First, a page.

The visual piles of dried corn, pinon nuts and beans flowing through outstretched fingers lead my mind to these words, “Like sands through the hourglass, so are the Days of Our Lives.”
While this long running soap opera has not much to do with life in our Southwest, grains have always been a relied on staple.
Corn (maize) was introduced to the Native cultures of the Southwest approximately 2100 BC from Mesoamerica.
“Isn’t that Mexico?” you might ask. That is only partially correct. Mesoamerica extended from central Mexico to Belize, Guatemala, El Salvador, Honduras, Nicaragua, and northern Costa Rica.
Corn cobs found at ruin sites and inside caves were much smaller than what we know of today, similar to baby ornamentals seen around fall holidays. Great care was taken in cultivating stronger varieties that would survive higher altitudes and weather systems that alternated between drought and flooding.
In the 1520s, explorers from Spain introduced wheat to Mexico. As with corn, it made its way up to the Southwest and into Native fields.
Evidence of trade between San Juan County Native cultures and Mexico was proven with the finding of a macaw feather shawl in Canyonlands National Park by explorer Kent Frost, housed and exhibited at Edge of the Cedar State Park.
Traces of cacao were found in pottery at Alkali Ridge and an exhibit was displayed at the Natural History Museum in Salt Lake City in 2014.
How did corn and wheat become the flour to make breads? The Puebloan people used stone tools; a “mano”, a smooth hand-held stone, was used against a “metate”, a large stone with a depression.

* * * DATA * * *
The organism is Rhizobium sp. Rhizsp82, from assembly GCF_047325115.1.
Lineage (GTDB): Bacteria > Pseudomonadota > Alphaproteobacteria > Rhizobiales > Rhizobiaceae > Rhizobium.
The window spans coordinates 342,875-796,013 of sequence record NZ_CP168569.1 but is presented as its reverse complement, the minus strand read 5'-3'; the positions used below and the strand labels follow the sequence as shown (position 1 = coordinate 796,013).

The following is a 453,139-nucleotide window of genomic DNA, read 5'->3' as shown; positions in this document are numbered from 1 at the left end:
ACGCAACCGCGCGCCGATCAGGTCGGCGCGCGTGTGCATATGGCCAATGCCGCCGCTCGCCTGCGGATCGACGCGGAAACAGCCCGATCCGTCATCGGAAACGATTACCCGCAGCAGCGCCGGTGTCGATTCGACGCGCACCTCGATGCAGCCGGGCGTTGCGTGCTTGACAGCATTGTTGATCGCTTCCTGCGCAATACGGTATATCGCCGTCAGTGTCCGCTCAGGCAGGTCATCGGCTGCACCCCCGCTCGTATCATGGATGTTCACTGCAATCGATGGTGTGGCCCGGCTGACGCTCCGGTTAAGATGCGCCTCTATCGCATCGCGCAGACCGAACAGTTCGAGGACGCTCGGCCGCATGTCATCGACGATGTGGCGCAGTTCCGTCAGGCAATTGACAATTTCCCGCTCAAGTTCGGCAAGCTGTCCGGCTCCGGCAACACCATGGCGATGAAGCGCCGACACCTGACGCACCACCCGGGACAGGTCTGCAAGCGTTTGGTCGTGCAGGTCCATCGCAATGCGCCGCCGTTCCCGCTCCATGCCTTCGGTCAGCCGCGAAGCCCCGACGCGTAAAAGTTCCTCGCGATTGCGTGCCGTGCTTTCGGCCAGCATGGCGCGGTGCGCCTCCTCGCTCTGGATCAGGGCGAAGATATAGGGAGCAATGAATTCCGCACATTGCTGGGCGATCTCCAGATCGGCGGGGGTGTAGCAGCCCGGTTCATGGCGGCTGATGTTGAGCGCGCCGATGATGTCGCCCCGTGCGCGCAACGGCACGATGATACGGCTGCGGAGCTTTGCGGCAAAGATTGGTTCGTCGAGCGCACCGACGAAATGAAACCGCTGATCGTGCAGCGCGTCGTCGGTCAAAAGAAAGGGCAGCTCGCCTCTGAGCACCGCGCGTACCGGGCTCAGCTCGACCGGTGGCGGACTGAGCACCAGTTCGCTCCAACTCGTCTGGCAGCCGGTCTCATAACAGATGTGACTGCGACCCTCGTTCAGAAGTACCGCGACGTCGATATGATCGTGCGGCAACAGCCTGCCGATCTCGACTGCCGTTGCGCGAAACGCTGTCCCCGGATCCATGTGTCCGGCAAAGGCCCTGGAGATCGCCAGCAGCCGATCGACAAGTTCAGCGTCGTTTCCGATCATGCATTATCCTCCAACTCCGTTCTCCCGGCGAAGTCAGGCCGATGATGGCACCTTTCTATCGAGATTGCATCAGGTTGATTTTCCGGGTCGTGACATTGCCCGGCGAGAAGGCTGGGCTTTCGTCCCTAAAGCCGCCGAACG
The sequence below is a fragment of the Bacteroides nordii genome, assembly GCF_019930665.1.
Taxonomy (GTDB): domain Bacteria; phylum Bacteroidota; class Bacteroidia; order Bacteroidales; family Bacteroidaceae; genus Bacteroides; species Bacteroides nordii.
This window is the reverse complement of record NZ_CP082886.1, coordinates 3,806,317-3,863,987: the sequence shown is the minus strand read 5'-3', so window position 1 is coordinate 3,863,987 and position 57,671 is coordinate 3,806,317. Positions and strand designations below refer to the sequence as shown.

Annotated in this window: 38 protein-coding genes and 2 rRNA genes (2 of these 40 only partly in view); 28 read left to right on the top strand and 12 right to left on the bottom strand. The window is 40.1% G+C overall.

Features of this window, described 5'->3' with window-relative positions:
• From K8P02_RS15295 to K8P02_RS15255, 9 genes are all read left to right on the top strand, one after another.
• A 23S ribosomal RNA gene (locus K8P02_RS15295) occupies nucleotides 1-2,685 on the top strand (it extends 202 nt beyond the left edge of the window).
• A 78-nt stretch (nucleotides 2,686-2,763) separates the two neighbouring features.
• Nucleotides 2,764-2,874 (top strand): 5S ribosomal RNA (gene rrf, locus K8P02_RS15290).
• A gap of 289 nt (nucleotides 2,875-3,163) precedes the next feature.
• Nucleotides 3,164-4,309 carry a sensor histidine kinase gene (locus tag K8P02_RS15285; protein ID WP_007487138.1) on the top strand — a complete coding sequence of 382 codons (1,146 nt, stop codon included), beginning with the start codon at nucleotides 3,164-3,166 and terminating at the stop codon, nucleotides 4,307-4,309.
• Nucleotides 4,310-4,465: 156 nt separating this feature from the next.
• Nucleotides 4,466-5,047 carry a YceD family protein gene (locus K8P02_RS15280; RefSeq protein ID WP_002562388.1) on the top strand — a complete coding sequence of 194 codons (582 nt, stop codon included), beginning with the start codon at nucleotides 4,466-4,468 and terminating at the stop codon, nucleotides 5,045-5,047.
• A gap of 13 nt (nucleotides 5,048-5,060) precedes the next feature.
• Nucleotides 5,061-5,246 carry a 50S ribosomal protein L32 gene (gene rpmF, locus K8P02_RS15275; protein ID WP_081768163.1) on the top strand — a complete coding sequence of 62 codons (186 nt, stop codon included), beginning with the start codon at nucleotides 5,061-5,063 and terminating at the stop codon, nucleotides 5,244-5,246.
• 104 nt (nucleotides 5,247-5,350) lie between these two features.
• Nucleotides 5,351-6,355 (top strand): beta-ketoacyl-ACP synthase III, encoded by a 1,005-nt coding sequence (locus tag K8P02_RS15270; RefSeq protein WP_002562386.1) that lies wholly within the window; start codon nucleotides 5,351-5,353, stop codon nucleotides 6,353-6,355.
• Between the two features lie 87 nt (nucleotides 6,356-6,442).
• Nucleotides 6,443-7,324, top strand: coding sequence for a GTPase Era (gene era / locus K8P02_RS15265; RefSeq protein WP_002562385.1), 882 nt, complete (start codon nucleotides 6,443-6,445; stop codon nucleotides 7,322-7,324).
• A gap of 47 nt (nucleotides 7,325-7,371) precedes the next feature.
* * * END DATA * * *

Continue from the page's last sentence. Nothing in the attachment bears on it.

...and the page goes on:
The movement of the hand stone against the depressed stone consisted of a circular, rocking or chopping motion using one or both hands to grind. Work rooms, called “mealing” rooms, were established with sets of manos and metates for mass grinding efforts, basically gossip central for the women.
Baking nowadays is much easier with gas or electric powered ovens; the Puebloans used a mud adobe-built outdoor oven. The oven was beehive-shaped, using wood as the heat source to build a fire inside.
When the proper amount of time had passed, embers and ashes were removed or moved about the oven; bread was then inserted for baking. This oven was also used for roasting corn and cooking meats.
Now aren’t you happy that all you have to do is head on down to the local supermarket to buy pre-ground flours and fully baked bread goods?
Using a recipe from the Pueblo Indian Cookbook by Phyllis Hughes, I ventured into making Pueblo Oven Bread.
As a first timer, my bread was not the prettiest, but it tasted pretty darned good, especially with butter, honey, combo of both... oh, and bacon.
Bacon makes almost everything better…. not desserts though, no not desserts.
This first time I also used basic, all-purpose white flour, but I’m going to be playing with other types of flours, like wheat, blue corn and corn.
It will be interesting to see if baking times, and especially the tastes, vary with the flours.
Let me tell you that as a side for a freshly cooked batch of Anasazi beans with onions and bacon, the bread is so satisfying.
Ah, but that’s another story to tell…
Pueblo Bread (Pueblo Indian Cookbook – pg. 10)
Ingredients: 9 cups flour, 2 packages dry yeast, ½ cup warm water (110-120 degrees), 2 tsp. salt, 4 Tbsp. melted lard or cooking oil, 2 cups water
Preparation: Soften yeast in warm water. Mix melted lard or oil, salt and yeast in large bowl. Alternately add flour and water, a little at a time. (I did 2 cups flour, ½ cup water), beating thoroughly after each addition, kneading in last of flour until dough is very smooth. Shape in ball and let rise, covered with damp cloth in large greased bowl until doubled in size.
Punch down, and knead on floured board for at least five minutes. Shape into four balls, put in greased baking pans (I used 4-8 inch nonstick cake pans), cover with cloth and let rise for 20-30 minutes in warm place.
Bake in 400F oven for 50 minutes or until tops are browned and loaves sound hollow when tapped.